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King of Troy, son of Ilus, and father of Priam, Hesioné, and other children. Poseidon and Apollo, who had displeased Zeus, were doomed to serve Laomedon for wages. Accordingly, Poseidon built the walls of Troy, while Apollo tended the king's flocks on Mount Ida. When the two gods had done their work, Laomedon refused them the reward he had promised them, and expelled them from his dominions. Thereupon Poseidon sent a marine monster to ravage the country, to which the Trojans were obliged, from time to time, to sacrifice a maiden. On one occasion it was decided by lot that Hesioné, the daughter of Laomedon, should be the victim; but she was saved by Heracles, who slew the monster, upon Laomedon promising to give him the horses which Tros had once received from Zeus as a compensation for Ganymedes. But when the monster was slain, Laomedon again broke his word. Thereupon Heracles sailed with a squadron of six ships against Troy, killed Laomedon, with all his sons except Priam, and gave Hesioné to Telamon. Priam, as the son of Laomedon, is called Laomedontiades; and the Trojans, as the subjects of Laomedon, are called Laomedontiadae.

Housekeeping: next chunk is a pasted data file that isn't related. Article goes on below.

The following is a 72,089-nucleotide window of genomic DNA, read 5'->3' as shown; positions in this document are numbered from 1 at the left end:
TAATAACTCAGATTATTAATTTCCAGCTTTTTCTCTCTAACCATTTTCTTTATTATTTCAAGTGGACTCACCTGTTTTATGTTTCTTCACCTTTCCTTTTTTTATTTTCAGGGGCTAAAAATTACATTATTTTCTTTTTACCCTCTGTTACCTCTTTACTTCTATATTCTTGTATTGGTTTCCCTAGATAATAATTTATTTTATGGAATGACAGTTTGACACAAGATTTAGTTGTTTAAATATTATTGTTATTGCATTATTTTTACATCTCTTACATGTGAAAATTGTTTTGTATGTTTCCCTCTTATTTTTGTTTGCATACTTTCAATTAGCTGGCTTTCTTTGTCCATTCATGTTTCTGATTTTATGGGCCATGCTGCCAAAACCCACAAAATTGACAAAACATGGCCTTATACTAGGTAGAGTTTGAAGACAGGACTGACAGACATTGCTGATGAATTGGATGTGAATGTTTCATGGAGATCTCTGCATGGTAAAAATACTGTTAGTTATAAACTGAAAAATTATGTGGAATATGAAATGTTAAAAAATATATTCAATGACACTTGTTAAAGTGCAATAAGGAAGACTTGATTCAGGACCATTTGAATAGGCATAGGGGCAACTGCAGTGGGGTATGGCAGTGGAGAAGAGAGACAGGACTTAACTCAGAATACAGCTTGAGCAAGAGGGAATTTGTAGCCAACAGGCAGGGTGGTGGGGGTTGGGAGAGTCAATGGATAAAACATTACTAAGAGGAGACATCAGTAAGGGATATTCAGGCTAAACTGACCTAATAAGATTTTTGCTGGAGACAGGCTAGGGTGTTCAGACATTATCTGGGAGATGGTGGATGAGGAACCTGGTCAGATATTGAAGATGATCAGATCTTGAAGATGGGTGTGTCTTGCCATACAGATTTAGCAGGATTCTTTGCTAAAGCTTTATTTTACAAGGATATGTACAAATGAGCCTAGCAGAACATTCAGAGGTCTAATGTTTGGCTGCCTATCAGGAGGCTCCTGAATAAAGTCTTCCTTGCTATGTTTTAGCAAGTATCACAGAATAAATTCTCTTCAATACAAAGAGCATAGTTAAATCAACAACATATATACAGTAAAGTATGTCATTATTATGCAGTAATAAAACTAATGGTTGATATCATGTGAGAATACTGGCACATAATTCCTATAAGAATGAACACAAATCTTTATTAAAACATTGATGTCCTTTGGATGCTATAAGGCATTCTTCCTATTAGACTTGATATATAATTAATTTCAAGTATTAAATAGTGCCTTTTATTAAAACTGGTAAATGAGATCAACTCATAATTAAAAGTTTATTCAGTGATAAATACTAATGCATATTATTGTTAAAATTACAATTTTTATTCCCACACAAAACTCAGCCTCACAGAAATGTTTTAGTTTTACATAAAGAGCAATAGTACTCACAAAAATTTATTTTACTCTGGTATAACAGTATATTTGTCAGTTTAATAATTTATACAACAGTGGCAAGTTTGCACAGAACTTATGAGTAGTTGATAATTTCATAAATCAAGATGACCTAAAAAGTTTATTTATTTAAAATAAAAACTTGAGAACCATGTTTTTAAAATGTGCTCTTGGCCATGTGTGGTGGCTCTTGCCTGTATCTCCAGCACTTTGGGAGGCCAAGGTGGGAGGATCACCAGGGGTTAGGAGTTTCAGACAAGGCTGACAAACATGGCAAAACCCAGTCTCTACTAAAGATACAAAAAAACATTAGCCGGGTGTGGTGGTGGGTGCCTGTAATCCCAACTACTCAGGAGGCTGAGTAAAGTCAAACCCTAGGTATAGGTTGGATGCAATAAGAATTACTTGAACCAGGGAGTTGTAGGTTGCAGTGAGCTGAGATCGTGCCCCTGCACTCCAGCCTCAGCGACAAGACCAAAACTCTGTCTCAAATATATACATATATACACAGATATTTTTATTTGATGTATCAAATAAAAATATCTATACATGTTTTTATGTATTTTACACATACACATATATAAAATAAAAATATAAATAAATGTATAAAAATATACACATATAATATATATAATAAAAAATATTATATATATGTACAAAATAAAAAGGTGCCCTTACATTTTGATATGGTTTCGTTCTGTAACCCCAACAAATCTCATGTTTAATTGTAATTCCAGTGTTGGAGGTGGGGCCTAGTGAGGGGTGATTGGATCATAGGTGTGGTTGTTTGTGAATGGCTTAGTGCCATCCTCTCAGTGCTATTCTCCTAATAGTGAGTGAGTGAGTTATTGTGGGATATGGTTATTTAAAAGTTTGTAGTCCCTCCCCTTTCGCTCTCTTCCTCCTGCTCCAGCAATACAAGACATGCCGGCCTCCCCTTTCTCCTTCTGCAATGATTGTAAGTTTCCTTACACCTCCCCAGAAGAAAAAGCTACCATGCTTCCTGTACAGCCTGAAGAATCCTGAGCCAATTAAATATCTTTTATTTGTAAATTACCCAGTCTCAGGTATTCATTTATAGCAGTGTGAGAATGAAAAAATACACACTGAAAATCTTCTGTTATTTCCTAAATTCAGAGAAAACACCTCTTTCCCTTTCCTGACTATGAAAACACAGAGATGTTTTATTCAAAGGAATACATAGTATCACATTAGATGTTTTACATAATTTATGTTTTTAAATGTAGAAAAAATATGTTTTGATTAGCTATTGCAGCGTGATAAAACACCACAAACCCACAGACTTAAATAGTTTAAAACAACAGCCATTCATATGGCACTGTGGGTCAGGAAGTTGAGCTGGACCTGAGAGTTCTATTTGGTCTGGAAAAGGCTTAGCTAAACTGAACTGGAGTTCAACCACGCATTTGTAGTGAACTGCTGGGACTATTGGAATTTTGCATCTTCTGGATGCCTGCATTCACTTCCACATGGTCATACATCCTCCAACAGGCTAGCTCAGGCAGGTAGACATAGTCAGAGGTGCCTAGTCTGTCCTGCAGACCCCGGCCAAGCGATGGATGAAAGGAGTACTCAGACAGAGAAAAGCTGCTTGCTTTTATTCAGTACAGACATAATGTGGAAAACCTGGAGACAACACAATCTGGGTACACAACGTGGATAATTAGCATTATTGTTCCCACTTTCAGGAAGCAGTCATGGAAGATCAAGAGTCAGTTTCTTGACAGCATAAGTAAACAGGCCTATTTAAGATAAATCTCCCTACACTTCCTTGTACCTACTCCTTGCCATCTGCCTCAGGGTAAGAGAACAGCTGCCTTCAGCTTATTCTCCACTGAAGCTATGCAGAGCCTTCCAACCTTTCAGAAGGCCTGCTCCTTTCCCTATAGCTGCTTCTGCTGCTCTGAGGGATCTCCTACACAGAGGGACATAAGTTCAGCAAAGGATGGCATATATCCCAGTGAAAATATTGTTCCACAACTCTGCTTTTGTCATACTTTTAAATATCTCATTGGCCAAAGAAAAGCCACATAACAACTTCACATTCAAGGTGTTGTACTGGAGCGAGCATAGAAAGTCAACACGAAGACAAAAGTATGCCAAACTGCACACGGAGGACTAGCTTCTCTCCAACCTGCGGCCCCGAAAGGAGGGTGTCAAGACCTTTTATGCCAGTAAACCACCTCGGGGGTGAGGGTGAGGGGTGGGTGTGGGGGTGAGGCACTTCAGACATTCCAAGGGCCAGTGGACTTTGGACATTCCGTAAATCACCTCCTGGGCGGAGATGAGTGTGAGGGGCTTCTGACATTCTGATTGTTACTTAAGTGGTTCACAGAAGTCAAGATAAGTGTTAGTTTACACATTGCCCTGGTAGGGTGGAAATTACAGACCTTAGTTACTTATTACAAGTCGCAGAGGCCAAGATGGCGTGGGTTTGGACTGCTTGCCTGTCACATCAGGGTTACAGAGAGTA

A general of Alexander the Great who after the king's death received the government of Syria, of which he was subsequently deprived by Nicanor, Ptolemy's general (Diod.xviii. 39).

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